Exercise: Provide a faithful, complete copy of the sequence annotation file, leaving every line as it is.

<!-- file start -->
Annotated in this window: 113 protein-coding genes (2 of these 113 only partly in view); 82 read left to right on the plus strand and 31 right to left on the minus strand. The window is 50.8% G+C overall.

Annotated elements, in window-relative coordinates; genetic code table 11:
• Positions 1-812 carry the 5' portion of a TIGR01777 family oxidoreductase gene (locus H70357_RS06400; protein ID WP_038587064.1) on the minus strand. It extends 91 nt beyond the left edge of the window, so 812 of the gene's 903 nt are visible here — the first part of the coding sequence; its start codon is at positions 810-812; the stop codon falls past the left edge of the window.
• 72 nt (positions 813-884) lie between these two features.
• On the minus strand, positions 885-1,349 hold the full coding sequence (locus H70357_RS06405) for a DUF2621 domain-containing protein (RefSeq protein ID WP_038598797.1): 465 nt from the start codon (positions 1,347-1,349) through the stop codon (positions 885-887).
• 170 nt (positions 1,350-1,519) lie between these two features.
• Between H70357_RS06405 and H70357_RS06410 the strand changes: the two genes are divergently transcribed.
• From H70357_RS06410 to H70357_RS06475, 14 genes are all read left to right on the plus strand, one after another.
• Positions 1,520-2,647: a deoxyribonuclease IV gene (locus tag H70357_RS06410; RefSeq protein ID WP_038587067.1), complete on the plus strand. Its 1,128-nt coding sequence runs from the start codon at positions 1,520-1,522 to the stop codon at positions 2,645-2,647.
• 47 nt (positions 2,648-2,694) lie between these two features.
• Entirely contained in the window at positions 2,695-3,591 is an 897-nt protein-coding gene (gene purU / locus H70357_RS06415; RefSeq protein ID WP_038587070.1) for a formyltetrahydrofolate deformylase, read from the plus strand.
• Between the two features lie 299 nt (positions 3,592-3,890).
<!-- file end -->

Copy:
Annotated in this window: 113 protein-coding genes (2 of these 113 only partly in view); 82 read left to right on the plus strand and 31 right to left on the minus strand. The window is 50.8% G+C overall.

Annotated elements, in window-relative coordinates; genetic code table 11:
• Positions 1-812 carry the 5' portion of a TIGR01777 family oxidoreductase gene (locus H70357_RS06400; protein ID WP_038587064.1) on the minus strand. It extends 91 nt beyond the left edge of the window, so 812 of the gene's 903 nt are visible here — the first part of the coding sequence; its start codon is at positions 810-812; the stop codon falls past the left edge of the window.
• 72 nt (positions 813-884) lie between these two features.
• On the minus strand, positions 885-1,349 hold the full coding sequence (locus H70357_RS06405) for a DUF2621 domain-containing protein (RefSeq protein ID WP_038598797.1): 465 nt from the start codon (positions 1,347-1,349) through the stop codon (positions 885-887).
• 170 nt (positions 1,350-1,519) lie between these two features.
• Between H70357_RS06405 and H70357_RS06410 the strand changes: the two genes are divergently transcribed.
• From H70357_RS06410 to H70357_RS06475, 14 genes are all read left to right on the plus strand, one after another.
• Positions 1,520-2,647: a deoxyribonuclease IV gene (locus tag H70357_RS06410; RefSeq protein ID WP_038587067.1), complete on the plus strand. Its 1,128-nt coding sequence runs from the start codon at positions 1,520-1,522 to the stop codon at positions 2,645-2,647.
• 47 nt (positions 2,648-2,694) lie between these two features.
• Entirely contained in the window at positions 2,695-3,591 is an 897-nt protein-coding gene (gene purU / locus H70357_RS06415; RefSeq protein ID WP_038587070.1) for a formyltetrahydrofolate deformylase, read from the plus strand.
• Between the two features lie 299 nt (positions 3,592-3,890).